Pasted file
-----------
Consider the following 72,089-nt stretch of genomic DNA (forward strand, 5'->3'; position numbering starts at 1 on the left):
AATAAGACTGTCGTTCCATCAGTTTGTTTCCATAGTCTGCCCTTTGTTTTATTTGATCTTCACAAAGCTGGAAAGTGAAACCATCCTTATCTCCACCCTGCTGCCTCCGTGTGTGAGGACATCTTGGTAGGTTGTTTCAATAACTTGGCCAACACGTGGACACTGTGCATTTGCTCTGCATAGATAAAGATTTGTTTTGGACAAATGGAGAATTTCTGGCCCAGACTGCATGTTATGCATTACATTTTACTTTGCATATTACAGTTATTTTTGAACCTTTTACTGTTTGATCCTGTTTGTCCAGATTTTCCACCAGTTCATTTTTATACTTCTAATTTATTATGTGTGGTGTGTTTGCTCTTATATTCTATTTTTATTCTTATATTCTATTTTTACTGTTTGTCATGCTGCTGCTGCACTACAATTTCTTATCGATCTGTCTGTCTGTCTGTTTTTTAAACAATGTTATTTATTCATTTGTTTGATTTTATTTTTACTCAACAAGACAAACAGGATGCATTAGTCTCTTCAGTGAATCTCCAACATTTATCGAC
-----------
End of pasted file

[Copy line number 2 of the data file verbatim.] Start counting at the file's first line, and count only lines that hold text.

AATAAGACTGTCGTTCCATCAGTTTGTTTCCATAGTCTGCCCTTTGTTTTATTTGATCTTCACAAAGCTGGAAAGTGAAACCATCCTTATCTCCACCCTGCTGCCTCCGTGTGTGAGGACATCTTGGTAGGTTGTTTCAATAACTTGGCCAACACGTGGACACTGTGCATTTGCTCTGCATAGATAAAGATTTGTTTTGGACAAATGGAGAATTTCTGGCCCAGACTGCATGTTATGCATTACATTTTACTTTGCATATTACAGTTATTTTTGAACCTTTTACTGTTTGATCCTGTTTGTCCAGATTTTCCACCAGTTCATTTTTATACTTCTAATTTATTATGTGTGGTGTGTTTGCTCTTATATTCTATTTTTATTCTTATATTCTATTTTTACTGTTTGTCATGCTGCTGCTGCACTACAATTTCTTATCGATCTGTCTGTCTGTCTGTTTTTTAAACAATGTTATTTATTCATTTGTTTGATTTTATTTTTACTCAACAAGACAAACAGGATGCATTAGTCTCTTCAGTGAATCTCCAACATTTATCGAC